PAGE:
Most philosophical work on quantum physics has concerned simple systems. And for good reason. Even one or two particle systems can exhibit the striking features we have come to associate with quantum physics—features such as entanglement, interference, and nonlocality. But as far as physics goes, such systems barely scrape the surface. In particular, they have only a finite number of degrees of freedom, which means their states are characterized by a finite number of independent parameters. The systems studied in fields such as high-energy particle physics and many-body physics, meanwhile, have uncountably many degrees of freedom. They are far more complicated than the usual philosophical fare.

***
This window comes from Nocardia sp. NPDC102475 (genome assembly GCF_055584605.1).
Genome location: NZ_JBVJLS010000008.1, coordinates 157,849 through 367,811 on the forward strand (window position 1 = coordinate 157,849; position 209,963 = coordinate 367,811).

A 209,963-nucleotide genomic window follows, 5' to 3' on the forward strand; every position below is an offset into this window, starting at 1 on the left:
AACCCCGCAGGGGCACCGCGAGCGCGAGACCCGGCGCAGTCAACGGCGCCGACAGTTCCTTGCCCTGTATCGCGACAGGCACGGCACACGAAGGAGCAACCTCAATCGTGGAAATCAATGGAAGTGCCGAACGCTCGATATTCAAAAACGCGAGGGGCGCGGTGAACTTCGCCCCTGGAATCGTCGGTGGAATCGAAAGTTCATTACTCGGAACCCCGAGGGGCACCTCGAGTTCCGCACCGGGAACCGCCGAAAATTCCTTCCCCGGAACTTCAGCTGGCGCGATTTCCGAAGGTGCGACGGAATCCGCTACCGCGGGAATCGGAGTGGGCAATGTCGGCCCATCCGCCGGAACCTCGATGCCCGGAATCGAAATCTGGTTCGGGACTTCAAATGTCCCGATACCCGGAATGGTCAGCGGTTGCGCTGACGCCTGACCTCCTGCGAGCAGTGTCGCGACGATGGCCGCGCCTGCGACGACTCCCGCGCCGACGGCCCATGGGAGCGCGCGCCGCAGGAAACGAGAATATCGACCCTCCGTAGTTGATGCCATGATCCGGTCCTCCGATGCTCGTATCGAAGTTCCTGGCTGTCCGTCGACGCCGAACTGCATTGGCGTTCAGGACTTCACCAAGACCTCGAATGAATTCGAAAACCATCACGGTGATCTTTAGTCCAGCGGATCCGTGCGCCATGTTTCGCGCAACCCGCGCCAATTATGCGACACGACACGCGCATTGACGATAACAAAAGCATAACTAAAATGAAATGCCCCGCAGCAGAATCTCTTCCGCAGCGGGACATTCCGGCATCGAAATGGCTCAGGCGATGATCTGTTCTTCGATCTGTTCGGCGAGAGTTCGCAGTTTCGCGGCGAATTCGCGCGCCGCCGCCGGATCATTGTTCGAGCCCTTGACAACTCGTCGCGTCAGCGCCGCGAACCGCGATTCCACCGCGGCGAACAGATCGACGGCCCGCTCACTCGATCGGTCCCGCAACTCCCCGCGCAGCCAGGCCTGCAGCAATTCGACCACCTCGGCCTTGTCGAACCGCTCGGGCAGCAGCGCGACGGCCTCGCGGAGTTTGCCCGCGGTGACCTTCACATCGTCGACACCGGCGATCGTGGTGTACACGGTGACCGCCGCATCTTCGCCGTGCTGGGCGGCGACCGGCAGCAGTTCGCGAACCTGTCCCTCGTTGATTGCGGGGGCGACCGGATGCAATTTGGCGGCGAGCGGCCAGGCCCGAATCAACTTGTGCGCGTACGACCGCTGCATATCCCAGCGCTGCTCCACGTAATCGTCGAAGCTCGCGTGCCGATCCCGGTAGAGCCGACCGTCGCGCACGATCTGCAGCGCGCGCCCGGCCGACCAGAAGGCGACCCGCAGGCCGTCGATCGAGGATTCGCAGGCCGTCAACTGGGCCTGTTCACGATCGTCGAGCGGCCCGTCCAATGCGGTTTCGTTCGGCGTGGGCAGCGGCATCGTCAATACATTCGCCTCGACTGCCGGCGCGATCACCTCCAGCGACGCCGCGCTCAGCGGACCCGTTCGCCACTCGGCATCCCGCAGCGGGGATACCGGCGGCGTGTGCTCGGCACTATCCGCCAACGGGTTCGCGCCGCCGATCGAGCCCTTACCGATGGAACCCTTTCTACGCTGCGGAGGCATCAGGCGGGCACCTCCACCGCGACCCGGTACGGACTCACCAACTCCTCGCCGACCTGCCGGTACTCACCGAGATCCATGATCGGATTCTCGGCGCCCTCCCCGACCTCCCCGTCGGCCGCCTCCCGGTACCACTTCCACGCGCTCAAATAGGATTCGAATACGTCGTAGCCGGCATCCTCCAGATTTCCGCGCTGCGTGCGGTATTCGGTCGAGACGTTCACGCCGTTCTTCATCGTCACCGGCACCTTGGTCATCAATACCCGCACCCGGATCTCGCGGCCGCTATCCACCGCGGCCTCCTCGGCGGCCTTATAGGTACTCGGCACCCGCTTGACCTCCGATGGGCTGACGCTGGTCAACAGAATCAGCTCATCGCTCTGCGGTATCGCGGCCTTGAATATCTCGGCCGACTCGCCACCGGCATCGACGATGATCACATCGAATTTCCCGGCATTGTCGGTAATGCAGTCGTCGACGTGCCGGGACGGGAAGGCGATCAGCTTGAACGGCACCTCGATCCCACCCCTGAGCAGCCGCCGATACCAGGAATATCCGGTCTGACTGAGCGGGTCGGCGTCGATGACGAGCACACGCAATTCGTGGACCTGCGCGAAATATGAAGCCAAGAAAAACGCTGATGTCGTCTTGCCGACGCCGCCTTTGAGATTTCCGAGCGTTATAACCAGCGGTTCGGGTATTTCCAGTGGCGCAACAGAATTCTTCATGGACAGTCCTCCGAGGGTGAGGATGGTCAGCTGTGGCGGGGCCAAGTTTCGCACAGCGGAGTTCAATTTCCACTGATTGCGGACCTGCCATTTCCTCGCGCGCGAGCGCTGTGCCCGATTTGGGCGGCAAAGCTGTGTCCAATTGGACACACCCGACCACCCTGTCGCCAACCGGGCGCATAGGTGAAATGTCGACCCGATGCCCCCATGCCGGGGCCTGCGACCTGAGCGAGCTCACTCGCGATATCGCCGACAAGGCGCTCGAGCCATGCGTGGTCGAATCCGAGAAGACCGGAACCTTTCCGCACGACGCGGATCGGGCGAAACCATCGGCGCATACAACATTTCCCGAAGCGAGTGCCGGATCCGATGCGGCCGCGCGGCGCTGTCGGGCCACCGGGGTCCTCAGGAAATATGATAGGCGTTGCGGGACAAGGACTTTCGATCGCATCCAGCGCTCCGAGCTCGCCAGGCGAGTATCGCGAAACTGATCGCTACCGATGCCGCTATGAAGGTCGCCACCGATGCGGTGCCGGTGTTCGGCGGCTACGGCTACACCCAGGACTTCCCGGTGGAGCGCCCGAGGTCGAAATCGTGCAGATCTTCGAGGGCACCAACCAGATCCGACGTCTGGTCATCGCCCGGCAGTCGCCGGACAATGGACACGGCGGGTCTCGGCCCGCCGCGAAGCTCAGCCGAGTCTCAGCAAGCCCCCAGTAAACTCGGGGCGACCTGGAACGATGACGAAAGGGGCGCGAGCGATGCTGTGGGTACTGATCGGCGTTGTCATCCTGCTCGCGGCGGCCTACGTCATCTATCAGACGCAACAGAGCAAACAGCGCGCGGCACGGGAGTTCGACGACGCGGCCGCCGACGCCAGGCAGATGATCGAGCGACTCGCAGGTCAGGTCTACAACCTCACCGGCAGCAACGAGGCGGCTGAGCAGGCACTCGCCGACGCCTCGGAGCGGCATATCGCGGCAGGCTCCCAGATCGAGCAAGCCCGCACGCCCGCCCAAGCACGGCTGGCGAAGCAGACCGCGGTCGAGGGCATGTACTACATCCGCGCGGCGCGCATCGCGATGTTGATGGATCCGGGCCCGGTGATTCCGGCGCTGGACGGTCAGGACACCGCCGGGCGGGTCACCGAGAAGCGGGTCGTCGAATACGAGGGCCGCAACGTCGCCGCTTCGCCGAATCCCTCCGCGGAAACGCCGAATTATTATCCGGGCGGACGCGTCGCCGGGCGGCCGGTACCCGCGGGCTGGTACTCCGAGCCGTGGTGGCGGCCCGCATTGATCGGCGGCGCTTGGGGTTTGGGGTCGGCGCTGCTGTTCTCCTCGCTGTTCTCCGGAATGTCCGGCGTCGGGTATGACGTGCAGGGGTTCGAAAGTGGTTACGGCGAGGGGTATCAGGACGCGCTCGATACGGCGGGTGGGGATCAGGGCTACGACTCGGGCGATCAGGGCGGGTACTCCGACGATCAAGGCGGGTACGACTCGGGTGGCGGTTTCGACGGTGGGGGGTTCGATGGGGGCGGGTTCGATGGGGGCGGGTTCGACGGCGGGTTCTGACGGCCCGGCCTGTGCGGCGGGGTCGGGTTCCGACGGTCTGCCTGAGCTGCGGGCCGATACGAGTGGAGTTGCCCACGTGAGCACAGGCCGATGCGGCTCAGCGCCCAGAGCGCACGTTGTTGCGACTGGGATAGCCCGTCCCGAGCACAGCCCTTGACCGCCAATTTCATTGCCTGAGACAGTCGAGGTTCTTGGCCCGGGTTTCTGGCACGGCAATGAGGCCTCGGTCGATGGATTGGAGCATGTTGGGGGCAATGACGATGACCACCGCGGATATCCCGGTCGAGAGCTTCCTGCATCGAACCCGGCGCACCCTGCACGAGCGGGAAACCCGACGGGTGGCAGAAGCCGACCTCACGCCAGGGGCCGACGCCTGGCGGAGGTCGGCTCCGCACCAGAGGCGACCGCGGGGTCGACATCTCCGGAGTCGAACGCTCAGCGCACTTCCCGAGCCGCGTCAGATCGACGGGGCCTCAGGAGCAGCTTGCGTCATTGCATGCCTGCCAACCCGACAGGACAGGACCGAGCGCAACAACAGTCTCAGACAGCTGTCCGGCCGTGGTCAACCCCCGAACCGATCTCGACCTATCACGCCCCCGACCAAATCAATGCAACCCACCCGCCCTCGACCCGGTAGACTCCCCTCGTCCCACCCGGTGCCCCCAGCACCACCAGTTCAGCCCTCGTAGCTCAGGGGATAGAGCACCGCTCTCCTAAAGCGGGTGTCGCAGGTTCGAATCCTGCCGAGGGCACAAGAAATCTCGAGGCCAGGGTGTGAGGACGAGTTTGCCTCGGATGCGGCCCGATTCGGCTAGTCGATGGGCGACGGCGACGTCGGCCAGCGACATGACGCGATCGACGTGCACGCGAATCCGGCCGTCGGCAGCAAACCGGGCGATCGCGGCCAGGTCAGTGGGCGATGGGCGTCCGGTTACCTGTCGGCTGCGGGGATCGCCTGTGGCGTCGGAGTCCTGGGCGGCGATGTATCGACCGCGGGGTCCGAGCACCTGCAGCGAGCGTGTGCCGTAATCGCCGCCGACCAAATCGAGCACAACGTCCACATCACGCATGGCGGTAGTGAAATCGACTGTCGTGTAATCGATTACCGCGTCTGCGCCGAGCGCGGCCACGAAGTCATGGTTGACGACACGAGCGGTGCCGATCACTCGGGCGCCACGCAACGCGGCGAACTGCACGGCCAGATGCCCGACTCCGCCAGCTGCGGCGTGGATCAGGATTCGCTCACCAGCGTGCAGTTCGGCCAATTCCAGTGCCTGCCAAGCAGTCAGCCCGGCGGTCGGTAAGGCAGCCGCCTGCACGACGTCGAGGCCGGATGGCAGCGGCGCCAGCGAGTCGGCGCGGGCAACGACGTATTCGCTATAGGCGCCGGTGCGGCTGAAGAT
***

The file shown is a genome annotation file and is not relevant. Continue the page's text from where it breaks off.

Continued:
This is not troubling as long as the conceptual heart of quantum physics can be effectively condensed down. But what if philosophers' toy systems are fundamentally different from realistic ones? That would be a problem. And indeed,...

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